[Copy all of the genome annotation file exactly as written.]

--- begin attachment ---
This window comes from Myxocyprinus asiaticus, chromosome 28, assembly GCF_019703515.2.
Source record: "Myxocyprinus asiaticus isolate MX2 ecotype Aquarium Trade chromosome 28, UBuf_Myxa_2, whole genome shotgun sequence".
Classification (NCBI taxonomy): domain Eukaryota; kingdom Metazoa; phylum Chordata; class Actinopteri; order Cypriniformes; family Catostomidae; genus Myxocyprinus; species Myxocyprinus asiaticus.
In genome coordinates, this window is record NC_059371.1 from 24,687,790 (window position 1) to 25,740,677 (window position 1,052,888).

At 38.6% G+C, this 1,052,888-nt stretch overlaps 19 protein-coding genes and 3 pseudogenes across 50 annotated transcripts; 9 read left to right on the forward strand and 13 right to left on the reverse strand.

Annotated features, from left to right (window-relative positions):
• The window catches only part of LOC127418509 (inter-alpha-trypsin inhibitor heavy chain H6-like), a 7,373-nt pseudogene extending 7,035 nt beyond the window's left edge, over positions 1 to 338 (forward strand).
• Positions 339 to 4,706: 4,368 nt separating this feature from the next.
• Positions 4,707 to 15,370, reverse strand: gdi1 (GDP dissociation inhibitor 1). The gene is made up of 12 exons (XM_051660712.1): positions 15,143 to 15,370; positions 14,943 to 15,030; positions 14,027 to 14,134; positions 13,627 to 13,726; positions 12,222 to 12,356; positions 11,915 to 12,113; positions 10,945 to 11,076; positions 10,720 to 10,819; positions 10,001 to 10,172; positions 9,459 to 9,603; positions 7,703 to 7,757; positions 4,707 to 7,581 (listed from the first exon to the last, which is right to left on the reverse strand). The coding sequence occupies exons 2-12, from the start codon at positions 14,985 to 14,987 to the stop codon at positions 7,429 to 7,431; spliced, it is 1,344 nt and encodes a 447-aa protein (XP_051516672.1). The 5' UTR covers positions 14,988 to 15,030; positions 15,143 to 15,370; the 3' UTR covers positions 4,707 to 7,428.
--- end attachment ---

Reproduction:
This window comes from Myxocyprinus asiaticus, chromosome 28, assembly GCF_019703515.2.
Source record: "Myxocyprinus asiaticus isolate MX2 ecotype Aquarium Trade chromosome 28, UBuf_Myxa_2, whole genome shotgun sequence".
Classification (NCBI taxonomy): domain Eukaryota; kingdom Metazoa; phylum Chordata; class Actinopteri; order Cypriniformes; family Catostomidae; genus Myxocyprinus; species Myxocyprinus asiaticus.
In genome coordinates, this window is record NC_059371.1 from 24,687,790 (window position 1) to 25,740,677 (window position 1,052,888).

At 38.6% G+C, this 1,052,888-nt stretch overlaps 19 protein-coding genes and 3 pseudogenes across 50 annotated transcripts; 9 read left to right on the forward strand and 13 right to left on the reverse strand.

Annotated features, from left to right (window-relative positions):
• The window catches only part of LOC127418509 (inter-alpha-trypsin inhibitor heavy chain H6-like), a 7,373-nt pseudogene extending 7,035 nt beyond the window's left edge, over positions 1 to 338 (forward strand).
• Positions 339 to 4,706: 4,368 nt separating this feature from the next.
• Positions 4,707 to 15,370, reverse strand: gdi1 (GDP dissociation inhibitor 1). The gene is made up of 12 exons (XM_051660712.1): positions 15,143 to 15,370; positions 14,943 to 15,030; positions 14,027 to 14,134; positions 13,627 to 13,726; positions 12,222 to 12,356; positions 11,915 to 12,113; positions 10,945 to 11,076; positions 10,720 to 10,819; positions 10,001 to 10,172; positions 9,459 to 9,603; positions 7,703 to 7,757; positions 4,707 to 7,581 (listed from the first exon to the last, which is right to left on the reverse strand). The coding sequence occupies exons 2-12, from the start codon at positions 14,985 to 14,987 to the stop codon at positions 7,429 to 7,431; spliced, it is 1,344 nt and encodes a 447-aa protein (XP_051516672.1). The 5' UTR covers positions 14,988 to 15,030; positions 15,143 to 15,370; the 3' UTR covers positions 4,707 to 7,428.